The Payroll Tax: Just Another Tax?

photo: vistavision via Flickr

What does it mean that the U.S. no longer has a permanent tax code? That every major tax Americans pay, including income tax and the payroll tax covering Social Security, is now a temporary measure subject to – effectively – mandatory revision by Congress in the next one to two years? With passage of the Obama-McConnell “stimulus” package by the House imminent, American government is about to enter a fun-house period like no other in its history.

The tax cut/stimulus bill now before the U.S. House will pass. Indeed, the skids have really been greased on this baby (to use then-Treasury Department official Bob Rubin’s choice phrase) like nothing since the 1983 Amendments to the Social Security Act. Here’s how the Wall Street Journal describes the situation we’re about to be living under:

Welcome to the world of the temporary tax code.

In the late 1990s, there were typically fewer than a dozen tax provisions that had just a limited lease on life and needed to be renewed every year or so.

Today there are 141.

Now Congress, taking up a deal worked out between the Obama administration and Republican leaders, is poised to turn the whole personal income-tax system into something of a temporary structure. The plan embraces a broad range of provisions—an extension of Bush-era rates, a new estate-tax formula—but for only two years. A payroll-tax cut in the bill is for a single year.

This means that if the compromise passes largely intact, the U.S. will have no permanent regime governing levies on salaries, capital gains and dividends, the Social Security tax, as well as a slew of targeted breaks for families, students and other groups. This on top of dozens of corporate-tax provisions that already were subject to annual renewal.

Word on the street in Washington is that the Obama-McConnell deal, which includes a one-year, partial payroll tax holiday – the first such interference with the revenue stream for Social Security in the program’s history – is just the first of a series of deals between the White House and the Republican leadership. The next step will be a deal to be concluded as part of negotiations to raise the debt ceiling – a necessary act of Congress if the federal government is to keep funding its activities past this coming spring. [cont’d.]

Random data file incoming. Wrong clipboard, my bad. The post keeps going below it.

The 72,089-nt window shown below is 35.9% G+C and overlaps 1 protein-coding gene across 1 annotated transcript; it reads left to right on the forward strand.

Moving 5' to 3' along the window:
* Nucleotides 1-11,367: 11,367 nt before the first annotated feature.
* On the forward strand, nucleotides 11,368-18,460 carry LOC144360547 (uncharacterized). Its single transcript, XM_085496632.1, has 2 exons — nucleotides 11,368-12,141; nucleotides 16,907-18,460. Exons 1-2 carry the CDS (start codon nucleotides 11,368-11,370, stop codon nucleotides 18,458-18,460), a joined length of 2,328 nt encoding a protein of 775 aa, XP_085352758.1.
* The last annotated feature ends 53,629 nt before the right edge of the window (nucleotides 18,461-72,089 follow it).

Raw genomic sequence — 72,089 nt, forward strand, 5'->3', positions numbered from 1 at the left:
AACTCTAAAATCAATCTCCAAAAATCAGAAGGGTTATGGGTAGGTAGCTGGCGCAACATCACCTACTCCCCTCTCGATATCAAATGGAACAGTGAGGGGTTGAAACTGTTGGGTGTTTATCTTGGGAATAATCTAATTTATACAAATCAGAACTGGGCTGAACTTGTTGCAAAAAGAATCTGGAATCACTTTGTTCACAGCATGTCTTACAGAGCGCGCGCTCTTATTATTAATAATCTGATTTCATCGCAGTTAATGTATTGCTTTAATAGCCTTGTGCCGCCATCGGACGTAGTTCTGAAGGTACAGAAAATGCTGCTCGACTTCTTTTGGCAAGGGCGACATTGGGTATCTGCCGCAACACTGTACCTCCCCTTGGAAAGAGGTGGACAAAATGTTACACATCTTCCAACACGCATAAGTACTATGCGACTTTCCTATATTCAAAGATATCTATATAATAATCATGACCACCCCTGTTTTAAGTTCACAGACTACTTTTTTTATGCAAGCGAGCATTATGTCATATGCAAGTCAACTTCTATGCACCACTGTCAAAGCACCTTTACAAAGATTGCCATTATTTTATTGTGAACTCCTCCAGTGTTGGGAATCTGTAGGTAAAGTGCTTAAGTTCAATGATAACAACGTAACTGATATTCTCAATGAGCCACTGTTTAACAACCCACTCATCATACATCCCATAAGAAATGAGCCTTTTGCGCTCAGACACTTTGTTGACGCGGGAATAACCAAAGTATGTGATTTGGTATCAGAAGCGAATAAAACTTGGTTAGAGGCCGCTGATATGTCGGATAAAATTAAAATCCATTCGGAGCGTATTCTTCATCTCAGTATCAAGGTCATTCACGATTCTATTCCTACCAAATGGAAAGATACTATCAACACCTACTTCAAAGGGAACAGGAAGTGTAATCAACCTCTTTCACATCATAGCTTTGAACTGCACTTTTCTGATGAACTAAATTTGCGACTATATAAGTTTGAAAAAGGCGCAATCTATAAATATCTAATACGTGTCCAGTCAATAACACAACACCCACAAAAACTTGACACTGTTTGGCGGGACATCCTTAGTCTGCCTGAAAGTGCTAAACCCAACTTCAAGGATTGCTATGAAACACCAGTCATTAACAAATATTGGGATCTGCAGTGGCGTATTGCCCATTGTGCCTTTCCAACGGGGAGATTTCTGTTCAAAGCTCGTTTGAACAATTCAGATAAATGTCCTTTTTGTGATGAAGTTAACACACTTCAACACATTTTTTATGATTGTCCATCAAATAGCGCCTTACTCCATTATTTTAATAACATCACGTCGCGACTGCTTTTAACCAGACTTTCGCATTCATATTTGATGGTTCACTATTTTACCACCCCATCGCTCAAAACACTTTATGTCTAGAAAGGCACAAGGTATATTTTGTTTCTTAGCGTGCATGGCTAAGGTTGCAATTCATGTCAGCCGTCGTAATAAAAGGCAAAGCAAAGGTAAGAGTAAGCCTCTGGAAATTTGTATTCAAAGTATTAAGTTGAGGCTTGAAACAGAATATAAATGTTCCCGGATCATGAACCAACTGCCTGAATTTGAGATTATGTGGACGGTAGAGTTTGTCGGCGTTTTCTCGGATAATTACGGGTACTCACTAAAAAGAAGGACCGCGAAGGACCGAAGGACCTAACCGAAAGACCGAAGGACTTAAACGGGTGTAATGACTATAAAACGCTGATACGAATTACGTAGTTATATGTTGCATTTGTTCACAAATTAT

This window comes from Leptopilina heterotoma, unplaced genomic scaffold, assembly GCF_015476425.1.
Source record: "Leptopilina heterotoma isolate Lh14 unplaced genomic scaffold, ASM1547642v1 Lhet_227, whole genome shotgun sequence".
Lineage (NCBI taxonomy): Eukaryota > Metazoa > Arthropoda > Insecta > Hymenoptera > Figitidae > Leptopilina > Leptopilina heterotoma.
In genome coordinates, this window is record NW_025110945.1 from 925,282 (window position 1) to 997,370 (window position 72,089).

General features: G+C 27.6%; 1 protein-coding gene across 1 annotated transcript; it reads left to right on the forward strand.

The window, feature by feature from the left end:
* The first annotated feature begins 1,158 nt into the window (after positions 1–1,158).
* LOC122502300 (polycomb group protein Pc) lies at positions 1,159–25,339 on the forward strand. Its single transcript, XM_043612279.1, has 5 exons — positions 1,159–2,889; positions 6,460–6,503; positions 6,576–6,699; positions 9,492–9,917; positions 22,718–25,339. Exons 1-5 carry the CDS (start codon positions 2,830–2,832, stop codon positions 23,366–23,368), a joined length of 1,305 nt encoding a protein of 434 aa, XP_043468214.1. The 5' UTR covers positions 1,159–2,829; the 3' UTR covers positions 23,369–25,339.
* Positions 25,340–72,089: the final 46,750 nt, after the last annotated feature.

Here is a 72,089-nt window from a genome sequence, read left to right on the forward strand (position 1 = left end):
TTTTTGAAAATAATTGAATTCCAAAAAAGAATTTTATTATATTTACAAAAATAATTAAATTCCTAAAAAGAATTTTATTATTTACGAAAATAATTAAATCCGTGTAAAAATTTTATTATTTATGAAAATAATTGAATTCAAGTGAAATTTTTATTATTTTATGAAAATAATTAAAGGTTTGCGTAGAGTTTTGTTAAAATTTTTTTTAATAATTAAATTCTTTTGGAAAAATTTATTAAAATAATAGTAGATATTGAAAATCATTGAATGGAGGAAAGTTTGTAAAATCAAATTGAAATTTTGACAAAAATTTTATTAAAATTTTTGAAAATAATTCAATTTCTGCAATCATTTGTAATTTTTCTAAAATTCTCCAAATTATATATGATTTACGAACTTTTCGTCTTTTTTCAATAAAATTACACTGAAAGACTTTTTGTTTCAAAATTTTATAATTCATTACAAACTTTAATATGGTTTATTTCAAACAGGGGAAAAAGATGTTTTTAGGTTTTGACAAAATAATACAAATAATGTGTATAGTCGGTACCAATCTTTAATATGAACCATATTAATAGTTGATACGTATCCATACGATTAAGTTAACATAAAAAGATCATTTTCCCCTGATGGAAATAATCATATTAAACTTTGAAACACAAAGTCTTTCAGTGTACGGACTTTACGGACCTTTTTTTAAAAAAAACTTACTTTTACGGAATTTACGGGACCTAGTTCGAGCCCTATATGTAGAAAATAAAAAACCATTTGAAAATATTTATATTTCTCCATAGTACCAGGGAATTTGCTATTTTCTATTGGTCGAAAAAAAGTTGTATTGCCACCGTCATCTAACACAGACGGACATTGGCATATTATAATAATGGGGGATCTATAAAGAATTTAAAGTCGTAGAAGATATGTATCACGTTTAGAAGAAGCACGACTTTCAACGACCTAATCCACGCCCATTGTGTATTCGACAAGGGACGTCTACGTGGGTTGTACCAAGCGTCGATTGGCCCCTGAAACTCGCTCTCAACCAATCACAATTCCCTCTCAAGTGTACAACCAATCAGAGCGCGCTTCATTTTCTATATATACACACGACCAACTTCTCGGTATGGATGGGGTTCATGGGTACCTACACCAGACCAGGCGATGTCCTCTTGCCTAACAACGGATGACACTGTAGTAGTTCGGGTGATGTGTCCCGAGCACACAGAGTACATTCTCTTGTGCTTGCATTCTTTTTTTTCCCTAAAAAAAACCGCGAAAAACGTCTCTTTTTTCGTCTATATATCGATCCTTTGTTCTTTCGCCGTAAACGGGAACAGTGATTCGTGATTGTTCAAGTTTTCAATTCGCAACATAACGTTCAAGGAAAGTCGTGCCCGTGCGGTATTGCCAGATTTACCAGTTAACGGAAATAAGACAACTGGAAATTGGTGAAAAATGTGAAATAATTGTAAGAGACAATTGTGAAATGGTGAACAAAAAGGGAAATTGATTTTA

As described by Robert Kuttner in, the deal will be for the president to propose adopting much of the agenda the co-chairs of his deficit commission paid out, including cutting Social Security. doubtless, this will raise a torrent of opposition. Roger Hickey of Campaign for America’s Future is calling for working Americans to flood the White House with faxes, emails, and phone calls demanding that he stop this exercise in self-immolation and refuse to be blackmailed over the debt ceiling increase.

The problem is the situation set up by the Obama-McConnell bill. To put this in perspective a bit, payroll taxes have always been a thing removed from the rest of the tax code. Changes in payroll tax rates have never been negotiated in tandem with any other federal tax, because they’re dedicated to one purpose only: funding Social Security.

Today, we’re being told that payroll taxes should be reduced. This despite the fact that the program is expected to face a shortfall at some point in the future, and for a reason that has nothing to do with Social Security itself: economic stimulus. Of course, getting the economy moving again is a worthy goal, and Obama is proposing to replace the lost funds out of general revenues. The point is that this is a breach of faith with the millions of people who pay payroll tax with the understanding that it will be used to insure them against poverty in old age, as survivors, or in account of a disability.

Thanks to this exercise in bipartisanship, there will no longer be anything sacrosanct or special about payroll taxes. They will be merely one more set of chips in the now endless poker game over how to manipulate the U.S. tax system. This year, and next year, and every year after that. The Republican leadership has made clear that the only way to end this state of flux is to permanently extend the Bush tax cuts, abolish the estate tax, and begin phasing out Social Security and Medicare.

That’s not going to happen right away. But the way is being prepared. Because the inevitable result of putting payroll taxes in play is that Social Security itself will stop being regarded as singular either. It will be just another government program, not a social insurance system built on collective trust and participation.

Perhaps this shouldn’t be surprising coming from Obama. Historically, he can be seen as the third of America’s post-New Deal American Democratic presidents. The first was Jimmy Carter, who once surprised one of the program’s godfathers, Wilbur Cohen, by saying, “But Social Security is not sacrosanct.”

Carter had to scuttle an attempt to cut the program that his HHS secretary cooked up; Bill Clinton came close to making a deal with Newt Gingrich. Both had to be persuaded not to go down that path by a vigorous grassroots campaign against such a move. An even stronger effort is going to be necessary this time, because the payroll tax has already been compromised, and because the discussion is no longer a relatively simple one about Social Security. It’s about the entire U.S. tax code.

In this fun-house discourse, the inevitable question will be, If we can reform the tax system be reducing income tax rates and eliminating tax loopholes, why can’t we “reform” payroll taxes as well? The slippery slope leads from there.

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